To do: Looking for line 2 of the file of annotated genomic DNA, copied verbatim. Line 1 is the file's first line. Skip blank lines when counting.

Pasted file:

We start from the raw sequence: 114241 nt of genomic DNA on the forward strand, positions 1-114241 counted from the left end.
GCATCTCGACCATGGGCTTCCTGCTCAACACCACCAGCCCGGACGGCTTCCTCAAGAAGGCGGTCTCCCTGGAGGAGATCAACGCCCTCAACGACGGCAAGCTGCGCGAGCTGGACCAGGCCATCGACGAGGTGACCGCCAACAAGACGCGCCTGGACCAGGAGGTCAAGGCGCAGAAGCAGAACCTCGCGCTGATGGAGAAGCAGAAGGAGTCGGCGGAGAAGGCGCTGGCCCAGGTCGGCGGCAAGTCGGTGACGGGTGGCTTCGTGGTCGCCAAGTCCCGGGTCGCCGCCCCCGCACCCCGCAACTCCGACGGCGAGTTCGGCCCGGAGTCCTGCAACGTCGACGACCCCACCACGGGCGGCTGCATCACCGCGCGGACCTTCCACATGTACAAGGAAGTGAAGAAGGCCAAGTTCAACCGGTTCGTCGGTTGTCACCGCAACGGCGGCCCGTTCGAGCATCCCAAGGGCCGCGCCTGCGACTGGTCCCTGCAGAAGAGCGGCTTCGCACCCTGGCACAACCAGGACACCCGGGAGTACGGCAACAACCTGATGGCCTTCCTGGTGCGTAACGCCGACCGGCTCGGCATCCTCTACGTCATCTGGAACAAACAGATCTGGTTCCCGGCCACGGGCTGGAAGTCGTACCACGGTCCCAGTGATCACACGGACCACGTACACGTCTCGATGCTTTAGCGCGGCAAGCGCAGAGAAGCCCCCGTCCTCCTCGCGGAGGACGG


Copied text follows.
GCATCTCGACCATGGGCTTCCTGCTCAACACCACCAGCCCGGACGGCTTCCTCAAGAAGGCGGTCTCCCTGGAGGAGATCAACGCCCTCAACGACGGCAAGCTGCGCGAGCTGGACCAGGCCATCGACGAGGTGACCGCCAACAAGACGCGCCTGGACCAGGAGGTCAAGGCGCAGAAGCAGAACCTCGCGCTGATGGAGAAGCAGAAGGAGTCGGCGGAGAAGGCGCTGGCCCAGGTCGGCGGCAAGTCGGTGACGGGTGGCTTCGTGGTCGCCAAGTCCCGGGTCGCCGCCCCCGCACCCCGCAACTCCGACGGCGAGTTCGGCCCGGAGTCCTGCAACGTCGACGACCCCACCACGGGCGGCTGCATCACCGCGCGGACCTTCCACATGTACAAGGAAGTGAAGAAGGCCAAGTTCAACCGGTTCGTCGGTTGTCACCGCAACGGCGGCCCGTTCGAGCATCCCAAGGGCCGCGCCTGCGACTGGTCCCTGCAGAAGAGCGGCTTCGCACCCTGGCACAACCAGGACACCCGGGAGTACGGCAACAACCTGATGGCCTTCCTGGTGCGTAACGCCGACCGGCTCGGCATCCTCTACGTCATCTGGAACAAACAGATCTGGTTCCCGGCCACGGGCTGGAAGTCGTACCACGGTCCCAGTGATCACACGGACCACGTACACGTCTCGATGCTTTAGCGCGGCAAGCGCAGAGAAGCCCCCGTCCTCCTCGCGGAGGACGG